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21.02.2012 Tanzania

Tanzania Inaugurates IOM-Built, Japan-Funded Immigration Facilities

By International Office of Migration (IOM)
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GENEVA, Switzerland, February 21, 2012/African Press Organization (APO)/ -- Tanzania will, on Wednesday and Thursday, inaugurate new immigration and police premises in Kilwa Masoko, Lindi region, and Kilambo, Mtwara region, constructed by IOM as part of a migration management project funded by the Government of Japan.

The US$2.4 million Japanese-funded project was established to help vulnerable, stranded irregular migrants, mainly from the Horn of Africa transiting Tanzania in search of work in South Africa.

A 2009 IOM study "In Pursuit of the Southern Dream" suggested that some 17,000-20,000 mainly young men from Somalia and Ethiopia are smuggled through Tanzania en route to South Africa every year.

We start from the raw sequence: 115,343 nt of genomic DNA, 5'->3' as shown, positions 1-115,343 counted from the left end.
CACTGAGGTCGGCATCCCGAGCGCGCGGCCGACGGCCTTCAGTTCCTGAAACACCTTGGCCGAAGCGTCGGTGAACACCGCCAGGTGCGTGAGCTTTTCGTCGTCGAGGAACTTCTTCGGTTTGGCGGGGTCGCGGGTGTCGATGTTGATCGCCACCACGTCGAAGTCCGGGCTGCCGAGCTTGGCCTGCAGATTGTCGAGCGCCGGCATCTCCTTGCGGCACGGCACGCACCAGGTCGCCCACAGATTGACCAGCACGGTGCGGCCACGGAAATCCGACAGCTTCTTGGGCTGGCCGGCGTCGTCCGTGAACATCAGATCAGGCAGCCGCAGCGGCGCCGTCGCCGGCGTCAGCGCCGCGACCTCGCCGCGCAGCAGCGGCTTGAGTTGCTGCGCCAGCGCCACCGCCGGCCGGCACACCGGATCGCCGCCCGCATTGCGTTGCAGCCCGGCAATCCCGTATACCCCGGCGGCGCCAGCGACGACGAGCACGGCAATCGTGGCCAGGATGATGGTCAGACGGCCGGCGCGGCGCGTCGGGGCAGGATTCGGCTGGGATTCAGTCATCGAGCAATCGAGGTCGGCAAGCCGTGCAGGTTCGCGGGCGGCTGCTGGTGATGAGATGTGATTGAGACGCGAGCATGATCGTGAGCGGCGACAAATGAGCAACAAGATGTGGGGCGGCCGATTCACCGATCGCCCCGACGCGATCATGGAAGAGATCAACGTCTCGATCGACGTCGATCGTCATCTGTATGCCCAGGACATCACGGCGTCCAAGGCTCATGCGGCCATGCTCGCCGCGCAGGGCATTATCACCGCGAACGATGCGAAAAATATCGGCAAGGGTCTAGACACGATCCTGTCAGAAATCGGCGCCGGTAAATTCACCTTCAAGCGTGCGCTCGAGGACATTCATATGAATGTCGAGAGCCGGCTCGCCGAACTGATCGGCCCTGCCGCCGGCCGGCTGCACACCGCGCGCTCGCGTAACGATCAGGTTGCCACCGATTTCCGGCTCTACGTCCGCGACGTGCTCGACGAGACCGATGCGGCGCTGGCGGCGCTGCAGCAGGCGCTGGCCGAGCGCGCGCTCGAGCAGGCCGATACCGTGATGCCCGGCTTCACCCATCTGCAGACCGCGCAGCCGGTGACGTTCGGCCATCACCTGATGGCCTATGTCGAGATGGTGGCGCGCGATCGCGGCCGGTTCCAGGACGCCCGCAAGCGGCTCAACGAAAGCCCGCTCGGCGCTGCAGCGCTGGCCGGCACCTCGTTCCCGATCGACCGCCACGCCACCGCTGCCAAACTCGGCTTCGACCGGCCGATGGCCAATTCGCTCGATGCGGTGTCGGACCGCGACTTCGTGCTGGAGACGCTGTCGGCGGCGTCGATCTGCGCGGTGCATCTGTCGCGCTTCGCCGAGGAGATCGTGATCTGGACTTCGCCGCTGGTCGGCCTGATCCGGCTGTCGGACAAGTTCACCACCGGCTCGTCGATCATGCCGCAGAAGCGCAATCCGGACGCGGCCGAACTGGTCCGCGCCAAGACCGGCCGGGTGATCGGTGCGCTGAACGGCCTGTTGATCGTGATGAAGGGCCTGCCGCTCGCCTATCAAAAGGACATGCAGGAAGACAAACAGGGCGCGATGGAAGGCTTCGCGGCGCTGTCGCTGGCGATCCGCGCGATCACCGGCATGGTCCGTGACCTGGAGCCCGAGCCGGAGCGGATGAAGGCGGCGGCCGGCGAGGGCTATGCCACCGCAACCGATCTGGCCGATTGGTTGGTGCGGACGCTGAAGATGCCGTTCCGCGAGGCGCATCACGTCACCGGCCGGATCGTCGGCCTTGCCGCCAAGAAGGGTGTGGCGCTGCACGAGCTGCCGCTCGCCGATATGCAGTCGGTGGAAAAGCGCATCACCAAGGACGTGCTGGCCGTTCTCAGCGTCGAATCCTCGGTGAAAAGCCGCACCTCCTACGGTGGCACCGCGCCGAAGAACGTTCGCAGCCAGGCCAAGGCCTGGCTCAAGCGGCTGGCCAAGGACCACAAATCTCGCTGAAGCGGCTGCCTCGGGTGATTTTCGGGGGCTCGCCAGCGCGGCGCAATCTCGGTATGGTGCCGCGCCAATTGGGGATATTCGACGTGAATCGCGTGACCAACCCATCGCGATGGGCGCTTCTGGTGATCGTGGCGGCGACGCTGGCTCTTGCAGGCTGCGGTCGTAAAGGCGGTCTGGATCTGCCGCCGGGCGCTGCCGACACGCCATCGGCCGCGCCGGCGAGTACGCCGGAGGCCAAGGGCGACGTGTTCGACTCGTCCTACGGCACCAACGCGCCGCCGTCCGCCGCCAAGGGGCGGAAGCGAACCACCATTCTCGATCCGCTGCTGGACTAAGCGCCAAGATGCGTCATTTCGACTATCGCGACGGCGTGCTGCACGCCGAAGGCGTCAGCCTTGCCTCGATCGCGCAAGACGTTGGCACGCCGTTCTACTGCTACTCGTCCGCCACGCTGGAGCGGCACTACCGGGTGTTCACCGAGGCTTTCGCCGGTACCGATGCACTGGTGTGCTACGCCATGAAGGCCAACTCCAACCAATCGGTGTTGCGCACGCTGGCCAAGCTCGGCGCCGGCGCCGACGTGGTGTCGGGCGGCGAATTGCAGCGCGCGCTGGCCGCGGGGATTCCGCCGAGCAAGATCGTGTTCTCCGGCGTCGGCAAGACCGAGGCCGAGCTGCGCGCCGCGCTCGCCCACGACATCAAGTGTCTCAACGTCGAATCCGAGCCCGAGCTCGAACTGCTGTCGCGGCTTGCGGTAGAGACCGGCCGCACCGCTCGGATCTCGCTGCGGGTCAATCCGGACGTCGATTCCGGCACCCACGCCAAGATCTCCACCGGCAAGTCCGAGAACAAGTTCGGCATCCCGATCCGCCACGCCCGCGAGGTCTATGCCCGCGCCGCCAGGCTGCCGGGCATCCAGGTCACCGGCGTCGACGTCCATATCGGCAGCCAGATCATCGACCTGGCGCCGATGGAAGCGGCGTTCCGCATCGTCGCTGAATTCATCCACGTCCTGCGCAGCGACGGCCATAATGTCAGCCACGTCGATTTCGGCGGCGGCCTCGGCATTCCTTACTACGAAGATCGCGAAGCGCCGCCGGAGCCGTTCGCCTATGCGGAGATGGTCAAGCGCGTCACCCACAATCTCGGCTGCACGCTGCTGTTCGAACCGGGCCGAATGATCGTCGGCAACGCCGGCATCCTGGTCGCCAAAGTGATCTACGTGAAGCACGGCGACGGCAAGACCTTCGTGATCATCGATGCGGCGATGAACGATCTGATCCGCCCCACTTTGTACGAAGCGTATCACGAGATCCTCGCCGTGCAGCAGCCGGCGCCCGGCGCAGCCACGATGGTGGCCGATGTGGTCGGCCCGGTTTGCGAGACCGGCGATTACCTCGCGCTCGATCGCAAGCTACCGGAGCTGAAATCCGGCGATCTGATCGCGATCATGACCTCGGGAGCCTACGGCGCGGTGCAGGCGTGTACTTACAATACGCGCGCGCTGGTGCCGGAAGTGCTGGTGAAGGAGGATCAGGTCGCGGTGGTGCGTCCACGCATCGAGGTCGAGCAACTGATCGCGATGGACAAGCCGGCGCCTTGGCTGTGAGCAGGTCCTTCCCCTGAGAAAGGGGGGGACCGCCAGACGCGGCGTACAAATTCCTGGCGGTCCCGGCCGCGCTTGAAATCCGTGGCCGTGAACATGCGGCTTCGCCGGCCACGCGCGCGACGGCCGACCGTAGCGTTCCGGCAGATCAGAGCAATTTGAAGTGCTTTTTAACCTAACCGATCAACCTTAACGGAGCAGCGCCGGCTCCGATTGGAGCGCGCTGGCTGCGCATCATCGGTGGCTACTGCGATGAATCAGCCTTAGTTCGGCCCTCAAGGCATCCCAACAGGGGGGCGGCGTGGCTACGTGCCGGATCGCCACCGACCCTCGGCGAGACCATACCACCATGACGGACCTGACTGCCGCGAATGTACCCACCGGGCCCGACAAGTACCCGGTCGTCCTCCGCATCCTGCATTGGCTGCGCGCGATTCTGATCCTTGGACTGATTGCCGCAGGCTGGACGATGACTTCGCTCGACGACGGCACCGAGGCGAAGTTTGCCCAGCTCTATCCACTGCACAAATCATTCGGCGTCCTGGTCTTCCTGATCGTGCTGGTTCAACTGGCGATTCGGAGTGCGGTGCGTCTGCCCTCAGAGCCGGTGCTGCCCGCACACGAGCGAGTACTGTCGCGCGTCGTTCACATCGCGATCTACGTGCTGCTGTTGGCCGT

According to Tanzania's Immigration Department, more than 1,700 irregular Ethiopian and Somali migrants have been intercepted on Tanzanian soil since the beginning of 2011.

The Tanzanian regions most affected by the flows of migrants are those in the south -Mbeya, Mtwara, Lindi, and Tanga on the coast.

In each location the Japanese-funded project has allowed IOM, in close collaboration with Tanzanian police and immigration counterparts, to construct and extend premises where the migrants can be housed and screened.

It has also provided IT equipment to allow Tanzanian immigration officers to capture biographic and biometric data in order to create a record of all migrants passing through land border posts. The project has also donated 11 cars and three boats.

IOM has also helped to develop Memoranda of Understanding between the police, the immigration department and five shelters in three regions to ensure that child migrants can now be housed in shelters instead of being detained with other intercepted irregular migrants.

For intercepted migrants, the project also offers the option of voluntary return to their country of origin. Since mid-2009 it has allowed IOM to help 2,327 Ethiopians to voluntarily return home from Tanzania and receive reintegration assistance on arrival.

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